Japan’s New Economic Policy Guru: An Englishman Who Restores Temples

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Japan’s New Economic Policy Guru: An Englishman Who Restores Temples

TOKYO—Like many foreigners in Japan, David Atkinson has a few ideas about how the place could be run better.

But the former Goldman Sachs analyst is the only one with the ear of the prime minister and a policy voice so powerful that some Japanese business leaders are getting riled.

The 55-year-old Englishman is the lone foreigner among eight business experts on the government’s economic strategy council. He is the author of 12 Japanese-language books and divides his time between running a business that renovates temples and shrines and offering policy advice at meetings in which he reels off statistics.

Mr. Atkinson has lived in Japan since 1990, a few years after he graduated from Oxford University, and speaks Japanese fluently. At Goldman in the 1990s, he presciently warned that Japanese banks’ weaknesses were endangering the economy. More recently he has been known as a strong advocate for boosting tourism.

His latest message is that fixing Japan’s economic stagnation begins with raising the productivity of its smaller companies. This month, the government said it planned to offer up to about $1 million to small or midsize companies that merge or expand into new business areas—a direct result of Mr. Atkinson’s advocacy.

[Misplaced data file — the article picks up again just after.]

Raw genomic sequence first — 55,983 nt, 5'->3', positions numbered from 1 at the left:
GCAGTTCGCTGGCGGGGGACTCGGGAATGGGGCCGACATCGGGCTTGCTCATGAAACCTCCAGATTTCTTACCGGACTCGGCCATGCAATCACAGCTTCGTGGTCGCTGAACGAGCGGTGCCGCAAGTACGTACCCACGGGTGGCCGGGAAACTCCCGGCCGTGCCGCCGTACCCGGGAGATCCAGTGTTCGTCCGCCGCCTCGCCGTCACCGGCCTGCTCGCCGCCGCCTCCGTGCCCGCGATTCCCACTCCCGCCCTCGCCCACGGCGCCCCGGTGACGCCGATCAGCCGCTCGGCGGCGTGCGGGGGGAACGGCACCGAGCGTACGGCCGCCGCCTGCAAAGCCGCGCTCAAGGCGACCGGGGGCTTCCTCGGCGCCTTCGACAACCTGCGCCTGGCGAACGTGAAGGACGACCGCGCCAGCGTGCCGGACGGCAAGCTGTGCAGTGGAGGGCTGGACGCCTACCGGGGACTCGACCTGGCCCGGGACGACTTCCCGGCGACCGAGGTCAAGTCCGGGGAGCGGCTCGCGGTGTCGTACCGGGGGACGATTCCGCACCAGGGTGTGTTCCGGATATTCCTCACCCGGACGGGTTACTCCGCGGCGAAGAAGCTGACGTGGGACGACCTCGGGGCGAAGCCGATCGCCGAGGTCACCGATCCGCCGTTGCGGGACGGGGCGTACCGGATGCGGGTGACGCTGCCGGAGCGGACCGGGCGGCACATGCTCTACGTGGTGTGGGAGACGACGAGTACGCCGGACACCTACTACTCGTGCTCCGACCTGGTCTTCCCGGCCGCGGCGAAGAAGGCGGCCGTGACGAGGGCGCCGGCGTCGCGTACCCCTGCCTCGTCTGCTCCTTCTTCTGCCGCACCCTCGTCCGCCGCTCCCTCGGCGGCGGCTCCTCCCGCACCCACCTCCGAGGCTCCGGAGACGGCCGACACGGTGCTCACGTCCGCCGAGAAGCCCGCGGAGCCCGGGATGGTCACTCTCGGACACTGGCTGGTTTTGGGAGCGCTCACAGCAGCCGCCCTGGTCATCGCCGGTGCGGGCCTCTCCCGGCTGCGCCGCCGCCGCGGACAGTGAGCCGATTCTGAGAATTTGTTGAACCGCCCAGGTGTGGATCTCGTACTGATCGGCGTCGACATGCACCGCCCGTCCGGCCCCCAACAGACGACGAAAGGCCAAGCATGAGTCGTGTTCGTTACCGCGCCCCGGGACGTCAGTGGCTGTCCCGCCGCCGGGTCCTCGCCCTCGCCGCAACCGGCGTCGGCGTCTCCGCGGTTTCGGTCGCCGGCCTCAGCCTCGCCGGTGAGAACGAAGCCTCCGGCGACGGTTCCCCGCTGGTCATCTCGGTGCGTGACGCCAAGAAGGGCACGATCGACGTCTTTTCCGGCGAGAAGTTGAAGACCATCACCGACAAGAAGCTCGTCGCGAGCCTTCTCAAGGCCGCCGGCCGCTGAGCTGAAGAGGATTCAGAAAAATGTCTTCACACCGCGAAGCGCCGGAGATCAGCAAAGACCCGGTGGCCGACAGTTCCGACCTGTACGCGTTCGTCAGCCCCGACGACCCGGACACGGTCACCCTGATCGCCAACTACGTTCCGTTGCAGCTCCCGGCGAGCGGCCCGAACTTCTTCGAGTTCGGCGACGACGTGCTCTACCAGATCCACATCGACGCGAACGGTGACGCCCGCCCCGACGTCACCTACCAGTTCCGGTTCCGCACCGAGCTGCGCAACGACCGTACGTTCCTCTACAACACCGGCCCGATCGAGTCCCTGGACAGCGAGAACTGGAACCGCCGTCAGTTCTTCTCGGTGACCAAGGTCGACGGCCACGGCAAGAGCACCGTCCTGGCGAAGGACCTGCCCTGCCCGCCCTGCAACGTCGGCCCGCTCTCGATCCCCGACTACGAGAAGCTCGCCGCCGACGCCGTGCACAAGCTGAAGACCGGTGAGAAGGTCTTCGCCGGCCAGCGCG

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Size Matters

Low labor productivity is a concern for Japan as its population declines.

GDP per employed person, 2019

South

Korea

OECD

average

Productivity is weakest at small and midsize businesses, which far outstrip the number of large companies.

Number of companies

Average annual

productivity

per worker*

Small and

midsize

companies

3.6 million

Large

companies

With the Covid-19 pandemic hammering small businesses around the world, Mr. Atkinson’s critics say they need government support rather than the disruption of being pressed to merge. Others say it isn’t the government’s job to push through change.

Mr. Atkinson says the country doesn’t have much choice. Low productivity at Japan’s smaller companies means average output per worker was $78,570 last year, according to the World Bank, almost 40% below the U.S. Compounding the pressure, its workforce is aging and shrinking.

“If the working population’s productivity does not go up, Japan will implode,” Mr. Atkinson said.

Big companies tend to get the most policy attention and, in the U.S. and elsewhere, they are taking a bigger share of the economic pie. Yet helping successful small businesses get big is important, too. Around 85% of Japan’s 3.6 million companies are classified as small businesses, typically with a handful of employees.

After leaving Goldman in 2007, a chance encounter with a neighbor led Mr. Atkinson into the restoration of national heritage sites. His company’s projects include a 17th-century shrine and mausoleum north of Tokyo for the feudal ruler who inspired the novel “Shogun.”

‘If the working population’s productivity does not go up, Japan will implode.’

— David Atkinson

That experience made Mr. Atkinson a leading proponent of boosting foreign visitors to Japan, a successful strategy until the pandemic struck. Foreign tourist arrivals rose fivefold from 2011 through last year.

While Japan boasts a handful of world-beaters such as Toyota Motor Corp. , Mr. Atkinson has argued that its millions of smaller companies are holding back progress because they are often averse to growth and investment in technology.